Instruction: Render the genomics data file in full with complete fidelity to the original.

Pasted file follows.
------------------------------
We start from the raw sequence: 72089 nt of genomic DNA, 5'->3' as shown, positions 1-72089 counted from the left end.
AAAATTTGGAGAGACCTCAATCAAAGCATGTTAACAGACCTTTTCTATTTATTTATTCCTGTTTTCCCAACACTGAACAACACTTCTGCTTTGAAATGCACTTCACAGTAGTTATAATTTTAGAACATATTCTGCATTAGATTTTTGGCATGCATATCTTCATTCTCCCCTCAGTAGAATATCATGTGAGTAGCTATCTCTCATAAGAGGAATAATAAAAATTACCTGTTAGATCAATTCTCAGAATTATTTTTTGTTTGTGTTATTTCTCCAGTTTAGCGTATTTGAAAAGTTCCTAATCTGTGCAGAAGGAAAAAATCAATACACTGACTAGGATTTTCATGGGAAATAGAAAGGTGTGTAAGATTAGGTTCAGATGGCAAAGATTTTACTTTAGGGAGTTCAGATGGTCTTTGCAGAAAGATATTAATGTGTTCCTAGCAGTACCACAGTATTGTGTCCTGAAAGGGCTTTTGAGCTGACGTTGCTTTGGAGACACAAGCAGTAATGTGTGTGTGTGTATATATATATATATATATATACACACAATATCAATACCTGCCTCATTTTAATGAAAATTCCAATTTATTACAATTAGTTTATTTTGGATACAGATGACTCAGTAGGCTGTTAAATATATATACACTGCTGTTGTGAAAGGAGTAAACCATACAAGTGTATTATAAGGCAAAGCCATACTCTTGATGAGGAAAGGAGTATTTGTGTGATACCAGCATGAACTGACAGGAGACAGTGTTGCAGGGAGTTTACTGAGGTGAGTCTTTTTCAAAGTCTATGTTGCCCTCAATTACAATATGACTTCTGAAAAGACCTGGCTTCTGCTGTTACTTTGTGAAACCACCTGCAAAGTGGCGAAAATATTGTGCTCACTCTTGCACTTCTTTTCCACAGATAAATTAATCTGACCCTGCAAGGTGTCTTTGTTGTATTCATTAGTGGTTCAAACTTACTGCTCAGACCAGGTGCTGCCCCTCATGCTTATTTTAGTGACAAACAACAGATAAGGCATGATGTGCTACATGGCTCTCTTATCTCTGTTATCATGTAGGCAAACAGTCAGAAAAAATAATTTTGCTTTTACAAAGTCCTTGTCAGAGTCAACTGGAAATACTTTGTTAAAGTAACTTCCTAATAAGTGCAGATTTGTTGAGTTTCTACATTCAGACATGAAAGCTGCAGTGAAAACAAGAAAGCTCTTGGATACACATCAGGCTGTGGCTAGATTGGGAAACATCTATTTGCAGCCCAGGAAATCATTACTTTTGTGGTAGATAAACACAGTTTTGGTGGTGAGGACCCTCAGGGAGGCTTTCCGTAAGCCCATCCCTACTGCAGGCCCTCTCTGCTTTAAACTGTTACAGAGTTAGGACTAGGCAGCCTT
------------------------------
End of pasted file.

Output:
We start from the raw sequence: 72089 nt of genomic DNA, 5'->3' as shown, positions 1-72089 counted from the left end.
AAAATTTGGAGAGACCTCAATCAAAGCATGTTAACAGACCTTTTCTATTTATTTATTCCTGTTTTCCCAACACTGAACAACACTTCTGCTTTGAAATGCACTTCACAGTAGTTATAATTTTAGAACATATTCTGCATTAGATTTTTGGCATGCATATCTTCATTCTCCCCTCAGTAGAATATCATGTGAGTAGCTATCTCTCATAAGAGGAATAATAAAAATTACCTGTTAGATCAATTCTCAGAATTATTTTTTGTTTGTGTTATTTCTCCAGTTTAGCGTATTTGAAAAGTTCCTAATCTGTGCAGAAGGAAAAAATCAATACACTGACTAGGATTTTCATGGGAAATAGAAAGGTGTGTAAGATTAGGTTCAGATGGCAAAGATTTTACTTTAGGGAGTTCAGATGGTCTTTGCAGAAAGATATTAATGTGTTCCTAGCAGTACCACAGTATTGTGTCCTGAAAGGGCTTTTGAGCTGACGTTGCTTTGGAGACACAAGCAGTAATGTGTGTGTGTGTATATATATATATATATATATACACACAATATCAATACCTGCCTCATTTTAATGAAAATTCCAATTTATTACAATTAGTTTATTTTGGATACAGATGACTCAGTAGGCTGTTAAATATATATACACTGCTGTTGTGAAAGGAGTAAACCATACAAGTGTATTATAAGGCAAAGCCATACTCTTGATGAGGAAAGGAGTATTTGTGTGATACCAGCATGAACTGACAGGAGACAGTGTTGCAGGGAGTTTACTGAGGTGAGTCTTTTTCAAAGTCTATGTTGCCCTCAATTACAATATGACTTCTGAAAAGACCTGGCTTCTGCTGTTACTTTGTGAAACCACCTGCAAAGTGGCGAAAATATTGTGCTCACTCTTGCACTTCTTTTCCACAGATAAATTAATCTGACCCTGCAAGGTGTCTTTGTTGTATTCATTAGTGGTTCAAACTTACTGCTCAGACCAGGTGCTGCCCCTCATGCTTATTTTAGTGACAAACAACAGATAAGGCATGATGTGCTACATGGCTCTCTTATCTCTGTTATCATGTAGGCAAACAGTCAGAAAAAATAATTTTGCTTTTACAAAGTCCTTGTCAGAGTCAACTGGAAATACTTTGTTAAAGTAACTTCCTAATAAGTGCAGATTTGTTGAGTTTCTACATTCAGACATGAAAGCTGCAGTGAAAACAAGAAAGCTCTTGGATACACATCAGGCTGTGGCTAGATTGGGAAACATCTATTTGCAGCCCAGGAAATCATTACTTTTGTGGTAGATAAACACAGTTTTGGTGGTGAGGACCCTCAGGGAGGCTTTCCGTAAGCCCATCCCTACTGCAGGCCCTCTCTGCTTTAAACTGTTACAGAGTTAGGACTAGGCAGCCTT